Keywords

context, driver, dryland, socio-ecological, SLM, functional context type.

Location

Session A5: Environmental Modelling of Human and Ecosystem Health Effects From Global to Local Scale

Start Date

11-7-2016 10:50 AM

End Date

11-7-2016 11:10 AM

Abstract

It is widely recognized that sustainable land management practices (SLM) are much needed for improving land-based livelihoods of 2.5 billion people living in the dry areas across the globe. Adoption and effectiveness of SLM depend on specific contexts. The high contextual diversity over global drylands makes (1) uniform blanket policies promoting SLM less effective and (2) the synthesis and upscaling of site-based successful lessons difficult. We propose the functional context type (FCT) approach to overcome these challenges by grouping common biophysical, economic and social drivers of land use adoption and change into distinct context types that shape SLM adoption and resulting primary productivity and efficiencies. The drivers selected for analysis were based on a literature review. We identified and mapped context types using spatial cluster analysis with global data. The functionality of the derived context types were evaluated by unbalanced ANOVA that measured and tested the differences in primary productivity and rain use efficiency among the context types. The testing of the types' function regarding SLM adoption will be the subject of follow-up studies at regional or national scale, where adoption data are available. Our initial result demonstrates the potential of the FCT approach to further our understanding of the role of socio-ecological contexts in SLM, and management of the contextual diversity. The results can be used by SLM-oriented projects/programs and citizen scientists to improve their targeting. For example given limited resource and aims, we can know approximately where efforts should be focused by managing, or coping with what drivers. The result can also be used as an extrapolation domain: given SLM outcomes in a number of project sites, we can identify where similar intervention options have a potential of success based on contextual similarity.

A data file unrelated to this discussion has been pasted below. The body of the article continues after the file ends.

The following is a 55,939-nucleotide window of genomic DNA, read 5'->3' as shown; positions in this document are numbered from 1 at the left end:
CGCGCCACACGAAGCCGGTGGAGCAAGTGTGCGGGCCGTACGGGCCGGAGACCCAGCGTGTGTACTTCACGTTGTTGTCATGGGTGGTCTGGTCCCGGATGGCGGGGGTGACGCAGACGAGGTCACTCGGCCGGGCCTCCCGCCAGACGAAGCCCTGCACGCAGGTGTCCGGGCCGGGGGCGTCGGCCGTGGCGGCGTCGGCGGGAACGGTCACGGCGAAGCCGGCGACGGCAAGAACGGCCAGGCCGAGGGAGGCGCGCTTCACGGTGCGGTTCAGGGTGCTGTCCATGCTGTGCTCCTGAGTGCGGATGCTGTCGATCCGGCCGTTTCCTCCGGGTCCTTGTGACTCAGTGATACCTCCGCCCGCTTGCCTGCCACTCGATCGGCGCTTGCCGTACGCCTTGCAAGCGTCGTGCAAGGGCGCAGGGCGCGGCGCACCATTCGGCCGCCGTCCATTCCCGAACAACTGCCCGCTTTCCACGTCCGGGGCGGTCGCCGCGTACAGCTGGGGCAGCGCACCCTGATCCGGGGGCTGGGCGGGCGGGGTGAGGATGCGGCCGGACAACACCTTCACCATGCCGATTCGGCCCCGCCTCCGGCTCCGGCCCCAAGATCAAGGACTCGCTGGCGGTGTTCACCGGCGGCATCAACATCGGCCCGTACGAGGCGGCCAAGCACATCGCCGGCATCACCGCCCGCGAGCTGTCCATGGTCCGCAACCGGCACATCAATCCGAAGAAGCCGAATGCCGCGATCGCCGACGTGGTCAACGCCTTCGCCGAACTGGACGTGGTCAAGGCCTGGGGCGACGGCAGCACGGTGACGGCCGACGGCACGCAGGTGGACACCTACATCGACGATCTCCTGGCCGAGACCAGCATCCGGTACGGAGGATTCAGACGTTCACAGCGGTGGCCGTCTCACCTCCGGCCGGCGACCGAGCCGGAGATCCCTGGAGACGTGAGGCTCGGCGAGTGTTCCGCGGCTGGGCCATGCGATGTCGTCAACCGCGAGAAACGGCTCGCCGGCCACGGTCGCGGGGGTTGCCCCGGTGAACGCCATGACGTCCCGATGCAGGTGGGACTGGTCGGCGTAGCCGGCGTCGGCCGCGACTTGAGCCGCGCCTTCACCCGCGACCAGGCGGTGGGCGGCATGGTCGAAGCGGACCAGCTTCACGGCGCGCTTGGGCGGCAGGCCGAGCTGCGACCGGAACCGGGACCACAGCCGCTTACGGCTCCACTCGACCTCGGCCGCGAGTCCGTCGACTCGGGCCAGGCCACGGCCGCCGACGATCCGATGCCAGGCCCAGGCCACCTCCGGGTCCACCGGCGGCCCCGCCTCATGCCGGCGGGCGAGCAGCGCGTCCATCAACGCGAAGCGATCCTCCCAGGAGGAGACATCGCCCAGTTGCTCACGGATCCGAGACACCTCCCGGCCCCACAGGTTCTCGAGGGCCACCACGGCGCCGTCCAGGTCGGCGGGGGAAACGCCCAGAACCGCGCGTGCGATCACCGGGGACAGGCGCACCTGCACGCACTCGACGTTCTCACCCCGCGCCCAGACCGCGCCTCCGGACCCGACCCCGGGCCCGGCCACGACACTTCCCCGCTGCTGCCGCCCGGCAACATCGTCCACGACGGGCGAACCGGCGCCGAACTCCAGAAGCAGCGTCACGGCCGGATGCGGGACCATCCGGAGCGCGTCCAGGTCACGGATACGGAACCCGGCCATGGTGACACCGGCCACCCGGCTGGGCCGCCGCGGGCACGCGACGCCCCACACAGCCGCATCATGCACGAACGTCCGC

Jul 11th, 10:50 AM Jul 11th, 11:10 AM

Socio-ecological Context Typology to Support Targeting and Upscaling of Sustainable Land Management Practices in Diverse Global Dryland

Session A5: Environmental Modelling of Human and Ecosystem Health Effects From Global to Local Scale

It is widely recognized that sustainable land management practices (SLM) are much needed for improving land-based livelihoods of 2.5 billion people living in the dry areas across the globe. Adoption and effectiveness of SLM depend on specific contexts. The high contextual diversity over global drylands makes (1) uniform blanket policies promoting SLM less effective and (2) the synthesis and upscaling of site-based successful lessons difficult. We propose the functional context type (FCT) approach to overcome these challenges by grouping common biophysical, economic and social drivers of land use adoption and change into distinct context types that shape SLM adoption and resulting primary productivity and efficiencies. The drivers selected for analysis were based on a literature review. We identified and mapped context types using spatial cluster analysis with global data. The functionality of the derived context types were evaluated by unbalanced ANOVA that measured and tested the differences in primary productivity and rain use efficiency among the context types. The testing of the types' function regarding SLM adoption will be the subject of follow-up studies at regional or national scale, where adoption data are available. Our initial result demonstrates the potential of the FCT approach to further our understanding of the role of socio-ecological contexts in SLM, and management of the contextual diversity. The results can be used by SLM-oriented projects/programs and citizen scientists to improve their targeting. For example given limited resource and aims, we can know approximately where efforts should be focused by managing, or coping with what drivers. The result can also be used as an extrapolation domain: given SLM outcomes in a number of project sites, we can identify where similar intervention options have a potential of success based on contextual similarity.